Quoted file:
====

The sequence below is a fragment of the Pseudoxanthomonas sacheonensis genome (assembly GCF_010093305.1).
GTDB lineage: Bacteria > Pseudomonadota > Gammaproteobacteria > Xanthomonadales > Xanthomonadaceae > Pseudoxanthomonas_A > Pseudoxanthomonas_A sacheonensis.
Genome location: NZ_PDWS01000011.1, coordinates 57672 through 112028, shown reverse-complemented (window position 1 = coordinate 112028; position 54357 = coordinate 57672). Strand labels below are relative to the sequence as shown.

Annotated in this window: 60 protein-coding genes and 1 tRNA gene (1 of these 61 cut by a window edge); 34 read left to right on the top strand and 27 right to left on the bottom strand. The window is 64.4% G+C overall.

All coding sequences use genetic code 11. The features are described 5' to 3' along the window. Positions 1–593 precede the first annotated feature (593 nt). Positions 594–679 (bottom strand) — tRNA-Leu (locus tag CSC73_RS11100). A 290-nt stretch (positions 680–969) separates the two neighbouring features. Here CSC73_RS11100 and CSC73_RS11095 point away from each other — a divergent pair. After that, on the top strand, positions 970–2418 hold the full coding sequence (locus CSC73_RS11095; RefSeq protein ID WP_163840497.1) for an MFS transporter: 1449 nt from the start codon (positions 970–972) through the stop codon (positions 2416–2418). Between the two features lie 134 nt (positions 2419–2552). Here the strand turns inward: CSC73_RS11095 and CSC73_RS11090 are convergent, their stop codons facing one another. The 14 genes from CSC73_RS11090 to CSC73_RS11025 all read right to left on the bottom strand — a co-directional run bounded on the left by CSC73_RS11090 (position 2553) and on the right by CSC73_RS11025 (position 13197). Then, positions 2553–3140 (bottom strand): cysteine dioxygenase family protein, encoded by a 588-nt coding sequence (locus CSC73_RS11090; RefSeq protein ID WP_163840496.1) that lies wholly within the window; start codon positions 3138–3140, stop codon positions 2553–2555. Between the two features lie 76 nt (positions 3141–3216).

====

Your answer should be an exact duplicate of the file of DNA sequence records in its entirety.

The sequence below is a fragment of the Pseudoxanthomonas sacheonensis genome (assembly GCF_010093305.1).
GTDB lineage: Bacteria > Pseudomonadota > Gammaproteobacteria > Xanthomonadales > Xanthomonadaceae > Pseudoxanthomonas_A > Pseudoxanthomonas_A sacheonensis.
Genome location: NZ_PDWS01000011.1, coordinates 57672 through 112028, shown reverse-complemented (window position 1 = coordinate 112028; position 54357 = coordinate 57672). Strand labels below are relative to the sequence as shown.

Annotated in this window: 60 protein-coding genes and 1 tRNA gene (1 of these 61 cut by a window edge); 34 read left to right on the top strand and 27 right to left on the bottom strand. The window is 64.4% G+C overall.

All coding sequences use genetic code 11. The features are described 5' to 3' along the window. Positions 1–593 precede the first annotated feature (593 nt). Positions 594–679 (bottom strand) — tRNA-Leu (locus tag CSC73_RS11100). A 290-nt stretch (positions 680–969) separates the two neighbouring features. Here CSC73_RS11100 and CSC73_RS11095 point away from each other — a divergent pair. After that, on the top strand, positions 970–2418 hold the full coding sequence (locus CSC73_RS11095; RefSeq protein ID WP_163840497.1) for an MFS transporter: 1449 nt from the start codon (positions 970–972) through the stop codon (positions 2416–2418). Between the two features lie 134 nt (positions 2419–2552). Here the strand turns inward: CSC73_RS11095 and CSC73_RS11090 are convergent, their stop codons facing one another. The 14 genes from CSC73_RS11090 to CSC73_RS11025 all read right to left on the bottom strand — a co-directional run bounded on the left by CSC73_RS11090 (position 2553) and on the right by CSC73_RS11025 (position 13197). Then, positions 2553–3140 (bottom strand): cysteine dioxygenase family protein, encoded by a 588-nt coding sequence (locus CSC73_RS11090; RefSeq protein ID WP_163840496.1) that lies wholly within the window; start codon positions 3138–3140, stop codon positions 2553–2555. Between the two features lie 76 nt (positions 3141–3216).